That's Governor Schwarzenegger's take on the Democratic deficit relief package sent to him this afternoon, an opinion that he said will lead him to veto the $18 billion proposal.
The governor didn't waste much time knocking the plan down; the Legislature had wrapped up work just a little bit before he appeared before reporters and declared the package dead on arrival.
"I was very disappointed," Schwarzenegger said. He then went on to say that the plan never met his definition of a solid economic stimulus, and rattled off a list that Capitol watchers have been hearing about since last night, like not enough public-private partnerships, and not enough public works projects exempted from the California Environmental Quality Act (CEQA).
"It is one thing when you say economic recovery package," he said. "But when you read through it, it actually doesn't do anything."
And he made special note of the package's spending cuts, especially its approach on state employee salary reductions, declaring that the "special interests" had apparently won again (comments reminiscient of Arnold 2004/2005).
The governor took on that issue, and more, in the clip you can hear below.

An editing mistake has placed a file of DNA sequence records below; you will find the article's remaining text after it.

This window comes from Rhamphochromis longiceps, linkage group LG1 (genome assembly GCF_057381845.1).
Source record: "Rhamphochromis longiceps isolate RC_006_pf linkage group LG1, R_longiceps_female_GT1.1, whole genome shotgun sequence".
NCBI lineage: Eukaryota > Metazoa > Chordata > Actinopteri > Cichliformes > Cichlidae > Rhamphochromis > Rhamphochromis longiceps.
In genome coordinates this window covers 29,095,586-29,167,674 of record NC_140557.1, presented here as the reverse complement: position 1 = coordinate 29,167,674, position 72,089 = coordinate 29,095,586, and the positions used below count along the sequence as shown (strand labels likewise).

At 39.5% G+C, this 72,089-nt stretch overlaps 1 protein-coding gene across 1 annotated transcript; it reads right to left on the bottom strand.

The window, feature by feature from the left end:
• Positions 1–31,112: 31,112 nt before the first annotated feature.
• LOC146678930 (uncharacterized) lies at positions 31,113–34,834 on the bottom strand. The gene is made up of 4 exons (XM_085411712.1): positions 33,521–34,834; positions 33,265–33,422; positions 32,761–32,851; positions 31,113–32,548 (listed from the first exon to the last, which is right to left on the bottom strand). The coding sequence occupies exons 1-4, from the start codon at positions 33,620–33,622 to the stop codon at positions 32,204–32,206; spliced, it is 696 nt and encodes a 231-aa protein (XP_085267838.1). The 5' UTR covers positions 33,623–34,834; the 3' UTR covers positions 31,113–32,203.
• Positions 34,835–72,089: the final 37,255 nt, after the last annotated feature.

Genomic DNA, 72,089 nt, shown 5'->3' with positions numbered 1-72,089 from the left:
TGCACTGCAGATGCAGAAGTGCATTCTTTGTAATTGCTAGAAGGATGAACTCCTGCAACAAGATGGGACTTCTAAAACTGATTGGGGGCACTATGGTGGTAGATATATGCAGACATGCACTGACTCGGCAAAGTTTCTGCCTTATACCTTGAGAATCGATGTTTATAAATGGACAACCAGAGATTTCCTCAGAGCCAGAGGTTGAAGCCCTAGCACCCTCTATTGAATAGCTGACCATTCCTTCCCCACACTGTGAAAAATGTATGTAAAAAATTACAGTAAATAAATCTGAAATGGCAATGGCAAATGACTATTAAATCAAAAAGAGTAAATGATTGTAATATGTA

Democrats immediately struck back for what they say was a too hasty rejection of their work.
"The governor claims he wants to negotiate but then says things must be exactly as he wants," said Assembly Speaker Karen Bass in a written statement. "That is astonishing given the crisis we face."
What was perhaps more interesting was that the governor didn't reject the $18 billion package because of its unusual, and controversial, majority-only tax increase that dominated the legislative debate today.
"I don't get into those debates," he said. "I let someone else do that." Later, as he walked off stage, Schwarzenegger told one reporter that had the stimulus/cuts part of the plan been to his liking, he would've signed it.
So what next? That's the $40 billion question. Democratic leaders say they've sent legislators home for the holidays, but the governor urged them not to leave. And if they come back, what's the key to a deal? Less deference to labor unions when it comes to state worker cuts? More deference to the business community? Less demands from Schwarzenegger?
(An interesting moment today: the guv made it clear that some demands made by the GOP -- worker overtime laws and the like -- weren't deal breakers; "I'm more than happy to compromise on that," he said.)
Hard to see how this process just needs a little more time. Meanwhile, the fiscal crisis looms even larger, even as most thoughts will now turn to the holiday week ahead.